What is the difference between a personal health budget, a personal budget, an individual budget and a direct payment?

  • A personal health budget is for your NHS healthcare and support needs.
  • A personal budget is for your social care and support needs.
  • An individual budget includes your social care and support needs plus other funding, such as independent living.
  • A direct payment is one way of managing these budgets, where you get the cash to buy the agreed care and support you need.

Assistance Dogs

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Assistance Dogs are important for many different reasons.  Here is what to look for.

Does the dog’s jacket have the ADUK symbol?

Does it say Please do not distract? This is most important as it is a working dog not a pet.  This means the dog is focussed on its work and the Partner is dependent on that. Please ignore the dog. I know it is really hard, and they look so soft and touchable, but it is SO IMPORTANT that you ask permission. Distracting the dog makes it forget what it was doing.  Wait until the Partner gets the dog prepared to say hello, and then the dog can really enjoy the meeting of you.  Distraction stops the dog from working and limits its concentration.

Check out the information on Assistance Dogs If they are a member of  ADUK http://http://www.assistancedogs.org.uk/ they are a member of a coalition of assistance dog organisations that encourages the exchange of ideas and best practice amongst its members, raises awareness amongst the general public and promotes behavioural and legislative changes to ensure the freedom, independence and rights of its clients.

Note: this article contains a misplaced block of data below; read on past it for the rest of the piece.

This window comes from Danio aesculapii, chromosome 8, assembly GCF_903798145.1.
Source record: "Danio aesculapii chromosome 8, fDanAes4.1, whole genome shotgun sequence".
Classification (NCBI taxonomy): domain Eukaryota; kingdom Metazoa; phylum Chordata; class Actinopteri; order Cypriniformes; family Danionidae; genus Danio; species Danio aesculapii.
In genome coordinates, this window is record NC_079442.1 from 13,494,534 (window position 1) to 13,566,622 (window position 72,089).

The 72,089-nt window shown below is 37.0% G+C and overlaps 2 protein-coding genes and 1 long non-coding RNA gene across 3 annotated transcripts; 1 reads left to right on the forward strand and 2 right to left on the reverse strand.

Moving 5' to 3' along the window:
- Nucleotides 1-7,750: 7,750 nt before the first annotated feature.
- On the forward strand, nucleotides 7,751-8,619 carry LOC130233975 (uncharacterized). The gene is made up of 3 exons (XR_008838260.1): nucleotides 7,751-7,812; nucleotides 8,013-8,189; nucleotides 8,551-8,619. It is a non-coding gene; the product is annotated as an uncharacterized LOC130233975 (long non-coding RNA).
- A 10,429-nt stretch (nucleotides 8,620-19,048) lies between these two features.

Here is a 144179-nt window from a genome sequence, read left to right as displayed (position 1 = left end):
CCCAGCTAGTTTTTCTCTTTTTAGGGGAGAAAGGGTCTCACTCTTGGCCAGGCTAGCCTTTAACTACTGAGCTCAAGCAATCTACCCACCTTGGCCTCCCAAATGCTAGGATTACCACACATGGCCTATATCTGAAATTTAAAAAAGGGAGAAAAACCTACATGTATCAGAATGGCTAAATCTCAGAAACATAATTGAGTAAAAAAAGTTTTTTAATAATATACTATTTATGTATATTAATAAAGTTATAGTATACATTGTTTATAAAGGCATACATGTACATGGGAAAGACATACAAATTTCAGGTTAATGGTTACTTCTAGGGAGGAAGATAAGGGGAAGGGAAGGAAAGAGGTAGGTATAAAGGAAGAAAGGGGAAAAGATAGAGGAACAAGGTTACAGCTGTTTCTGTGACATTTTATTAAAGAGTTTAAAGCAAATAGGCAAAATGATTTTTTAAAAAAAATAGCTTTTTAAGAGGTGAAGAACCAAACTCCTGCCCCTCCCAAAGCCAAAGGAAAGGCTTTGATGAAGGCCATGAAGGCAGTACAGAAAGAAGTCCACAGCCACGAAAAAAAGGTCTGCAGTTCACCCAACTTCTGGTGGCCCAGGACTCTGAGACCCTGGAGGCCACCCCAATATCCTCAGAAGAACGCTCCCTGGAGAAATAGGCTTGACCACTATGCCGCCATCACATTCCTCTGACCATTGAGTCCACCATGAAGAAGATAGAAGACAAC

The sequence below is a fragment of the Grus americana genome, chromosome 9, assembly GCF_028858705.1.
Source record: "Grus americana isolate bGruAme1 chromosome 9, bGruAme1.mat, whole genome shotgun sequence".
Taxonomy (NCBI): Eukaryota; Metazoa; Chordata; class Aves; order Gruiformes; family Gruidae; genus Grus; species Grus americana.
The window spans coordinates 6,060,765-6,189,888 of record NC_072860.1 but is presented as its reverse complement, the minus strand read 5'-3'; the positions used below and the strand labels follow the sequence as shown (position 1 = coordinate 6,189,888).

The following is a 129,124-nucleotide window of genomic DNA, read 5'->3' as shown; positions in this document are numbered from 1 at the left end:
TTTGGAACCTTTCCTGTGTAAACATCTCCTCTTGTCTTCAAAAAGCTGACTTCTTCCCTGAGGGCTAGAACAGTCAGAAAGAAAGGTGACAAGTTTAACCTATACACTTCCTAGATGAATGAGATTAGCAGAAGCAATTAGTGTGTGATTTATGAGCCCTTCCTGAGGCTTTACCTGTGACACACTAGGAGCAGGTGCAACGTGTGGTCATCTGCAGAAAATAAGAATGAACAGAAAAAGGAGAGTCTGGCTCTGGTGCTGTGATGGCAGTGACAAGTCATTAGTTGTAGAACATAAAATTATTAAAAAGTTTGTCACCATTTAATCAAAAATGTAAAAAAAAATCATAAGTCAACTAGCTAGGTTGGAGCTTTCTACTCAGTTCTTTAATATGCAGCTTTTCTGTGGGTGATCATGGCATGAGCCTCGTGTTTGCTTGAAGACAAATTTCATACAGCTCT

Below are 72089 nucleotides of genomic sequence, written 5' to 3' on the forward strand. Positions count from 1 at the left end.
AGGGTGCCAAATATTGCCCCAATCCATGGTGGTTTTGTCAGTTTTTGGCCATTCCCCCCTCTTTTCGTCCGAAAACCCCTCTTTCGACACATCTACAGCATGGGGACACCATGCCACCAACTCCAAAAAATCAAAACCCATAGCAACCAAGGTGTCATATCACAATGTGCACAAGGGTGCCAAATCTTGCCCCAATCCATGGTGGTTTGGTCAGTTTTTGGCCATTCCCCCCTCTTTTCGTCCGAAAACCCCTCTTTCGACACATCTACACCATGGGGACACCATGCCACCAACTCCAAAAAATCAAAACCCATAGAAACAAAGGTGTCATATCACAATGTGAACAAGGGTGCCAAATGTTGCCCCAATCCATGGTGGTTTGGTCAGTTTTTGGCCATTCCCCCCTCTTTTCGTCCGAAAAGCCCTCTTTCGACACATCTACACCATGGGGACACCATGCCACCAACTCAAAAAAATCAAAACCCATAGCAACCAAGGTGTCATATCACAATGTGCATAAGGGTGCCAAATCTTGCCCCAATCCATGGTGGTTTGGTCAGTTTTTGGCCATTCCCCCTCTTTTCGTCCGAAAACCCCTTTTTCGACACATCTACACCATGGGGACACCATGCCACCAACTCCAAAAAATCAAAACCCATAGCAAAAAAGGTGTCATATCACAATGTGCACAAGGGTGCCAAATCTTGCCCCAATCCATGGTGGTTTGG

My Assistance Dog, Alucia, is trained by Canine Partners http://www.caninepartners.org.uk  but the ADUK website will give further information of other assistance dogs.  All members of ADUK hold registration documents which allows a dog to visit restaurants, and other food outlets. They are properly trained to work in areas pet dogs are not allowed to enter.

Social Services forms for Assessment

·       Overview Assessment

·       Person Led Assessment

·       Support Plan

·       Continuing Health Assessment

·       Financial Assessment

·       Indicative Amount Panel Approval

·       Fairer Charging, Financial Assessment

Personalisation for Me

As a Service User, I have been going through Personalisation.  I am already a user of Direct Payments, where I have chosen to employ my carers and manage the hours when I want, and if I need to change them I negotiate with the people I employ, to work with me to live my life the way I need to.  It is important to note that what is right for me, is not right for another person, and other people may still want to have their care personalised with support, with someone else taking the responsibility.

To start with I was assessed by Social Services to look at the needs that I have.  This resulted in the amount of hours I would need help and support.  I have had a financial assessment.  This not only looks at the money I have coming in or going out, but also to look at benefits that I need to apply for.  It will then be decided how much I will be able to contribute to the support I need.  As the saying goes there is never a pot of gold at the end of the rainbow.

The next stage is a Support Plan, allowing me to make an attempt to fill in a Plan with advice, I will then get to go over it with Social Services.

Some of the Guidelines give a list of things to talk about.  They may be everything about my life, partly about my life, or it may have things missing that I want to have put in. In a way it reflects the old way of working to ensure that the needs of daily living are thought about, but allowing me to say – no that is not what I want to do.

So here is the list

  • Staying as fit and well as possible
  • Supporting good mental health and emotional wellbeing
  • Managing my personal care and daily routines